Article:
At the time of this tragedy, the State of Missouri did not have laws in place to prosecute someone using electronic communications to cyberbully another person. Tina worked closely with Senator Scott Rupp and Governor Matt Blunt’s Internet Task Force for the State of Missouri to help pass Senate Bill 818, which went into law on August 28, 2008. This law amended the harassment and stalking laws to include electronic communication.

Each year, Tina travels throughout the country as a keynote speaker addressing the issue of bullying and cyberbullying in today’s world to students, educators, administrators, parents, youth rallies, counselors, law enforcement, and other professionals. Through Tina’s inspirational and educational message, the audience is empowered to make a difference not only for themselves, but others also.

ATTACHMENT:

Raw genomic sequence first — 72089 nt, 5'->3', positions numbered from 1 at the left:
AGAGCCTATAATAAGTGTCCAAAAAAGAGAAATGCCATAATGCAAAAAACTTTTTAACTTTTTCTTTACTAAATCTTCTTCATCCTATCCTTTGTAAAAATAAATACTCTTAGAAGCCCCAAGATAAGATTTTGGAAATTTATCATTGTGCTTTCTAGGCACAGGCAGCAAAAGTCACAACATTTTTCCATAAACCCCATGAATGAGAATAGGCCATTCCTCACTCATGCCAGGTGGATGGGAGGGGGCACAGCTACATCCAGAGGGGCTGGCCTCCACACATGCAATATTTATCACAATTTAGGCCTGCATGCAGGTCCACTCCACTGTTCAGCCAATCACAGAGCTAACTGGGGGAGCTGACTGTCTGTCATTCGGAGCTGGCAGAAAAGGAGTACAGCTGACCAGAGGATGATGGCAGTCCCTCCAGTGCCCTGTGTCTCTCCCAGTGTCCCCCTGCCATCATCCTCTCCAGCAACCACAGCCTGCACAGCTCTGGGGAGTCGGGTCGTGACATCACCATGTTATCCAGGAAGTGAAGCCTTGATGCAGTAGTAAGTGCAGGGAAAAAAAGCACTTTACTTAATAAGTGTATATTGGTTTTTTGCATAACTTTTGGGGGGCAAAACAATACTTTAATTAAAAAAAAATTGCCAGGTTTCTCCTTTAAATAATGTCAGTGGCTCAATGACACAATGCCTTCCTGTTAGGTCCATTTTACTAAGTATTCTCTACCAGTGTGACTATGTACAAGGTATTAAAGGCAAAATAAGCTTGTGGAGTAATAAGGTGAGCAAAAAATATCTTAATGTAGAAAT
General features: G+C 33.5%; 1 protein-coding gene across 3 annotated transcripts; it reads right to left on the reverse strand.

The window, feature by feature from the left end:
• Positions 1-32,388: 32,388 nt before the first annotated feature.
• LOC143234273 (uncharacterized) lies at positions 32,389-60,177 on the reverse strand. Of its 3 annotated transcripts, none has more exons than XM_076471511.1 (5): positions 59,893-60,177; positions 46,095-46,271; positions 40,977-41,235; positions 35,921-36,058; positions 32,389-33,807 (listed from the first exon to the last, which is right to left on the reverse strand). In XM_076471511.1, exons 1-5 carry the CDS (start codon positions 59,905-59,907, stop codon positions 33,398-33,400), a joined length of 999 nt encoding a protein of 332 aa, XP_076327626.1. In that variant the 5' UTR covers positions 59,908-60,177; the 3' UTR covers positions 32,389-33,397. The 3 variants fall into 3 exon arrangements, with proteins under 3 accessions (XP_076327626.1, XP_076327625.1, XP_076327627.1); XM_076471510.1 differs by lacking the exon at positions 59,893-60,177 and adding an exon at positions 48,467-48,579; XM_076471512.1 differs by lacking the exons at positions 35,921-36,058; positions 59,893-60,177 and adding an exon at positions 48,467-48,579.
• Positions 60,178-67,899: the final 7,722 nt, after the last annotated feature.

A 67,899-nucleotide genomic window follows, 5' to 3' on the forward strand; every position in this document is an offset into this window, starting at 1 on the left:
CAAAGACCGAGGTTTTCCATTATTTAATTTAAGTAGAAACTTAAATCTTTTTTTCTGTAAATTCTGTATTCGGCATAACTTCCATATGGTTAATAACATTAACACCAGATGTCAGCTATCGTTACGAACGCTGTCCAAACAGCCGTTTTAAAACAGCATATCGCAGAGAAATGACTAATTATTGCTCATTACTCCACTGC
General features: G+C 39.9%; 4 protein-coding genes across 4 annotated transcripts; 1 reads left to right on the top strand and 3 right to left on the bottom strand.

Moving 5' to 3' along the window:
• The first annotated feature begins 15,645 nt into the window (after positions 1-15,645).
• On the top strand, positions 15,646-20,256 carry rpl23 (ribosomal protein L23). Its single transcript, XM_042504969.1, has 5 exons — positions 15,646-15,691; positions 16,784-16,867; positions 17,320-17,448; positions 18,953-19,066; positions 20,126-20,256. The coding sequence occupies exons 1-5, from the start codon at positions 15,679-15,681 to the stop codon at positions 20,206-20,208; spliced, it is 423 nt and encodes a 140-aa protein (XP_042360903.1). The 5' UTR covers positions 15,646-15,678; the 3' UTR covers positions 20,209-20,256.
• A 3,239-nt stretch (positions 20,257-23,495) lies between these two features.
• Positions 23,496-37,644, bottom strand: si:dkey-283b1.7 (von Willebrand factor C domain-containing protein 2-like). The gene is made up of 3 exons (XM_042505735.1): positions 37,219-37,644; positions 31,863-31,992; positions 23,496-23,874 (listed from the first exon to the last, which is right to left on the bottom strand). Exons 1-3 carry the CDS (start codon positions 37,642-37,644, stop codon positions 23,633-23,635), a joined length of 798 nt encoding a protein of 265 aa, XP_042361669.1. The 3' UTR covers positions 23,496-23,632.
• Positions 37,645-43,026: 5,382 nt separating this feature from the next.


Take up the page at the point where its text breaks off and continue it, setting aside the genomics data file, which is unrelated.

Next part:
Tina has continued to spread the Foundation’s message and Megan’s story through national and international media appearances such as network television stations, radio, news shows, magazines and syndicated talk shows. She also accepted a Presidential invitation to attend the 2011 White House Anti-Bullying Conference, presented at the U.S. Department of Education’s Safe and Drug Free Schools National Conference in Washington, DC, and served as a consultant during the production of the ABC Family movie, Cyberbully.

Tina Meier resides in St. Louis, Missouri, with her daughter Allison.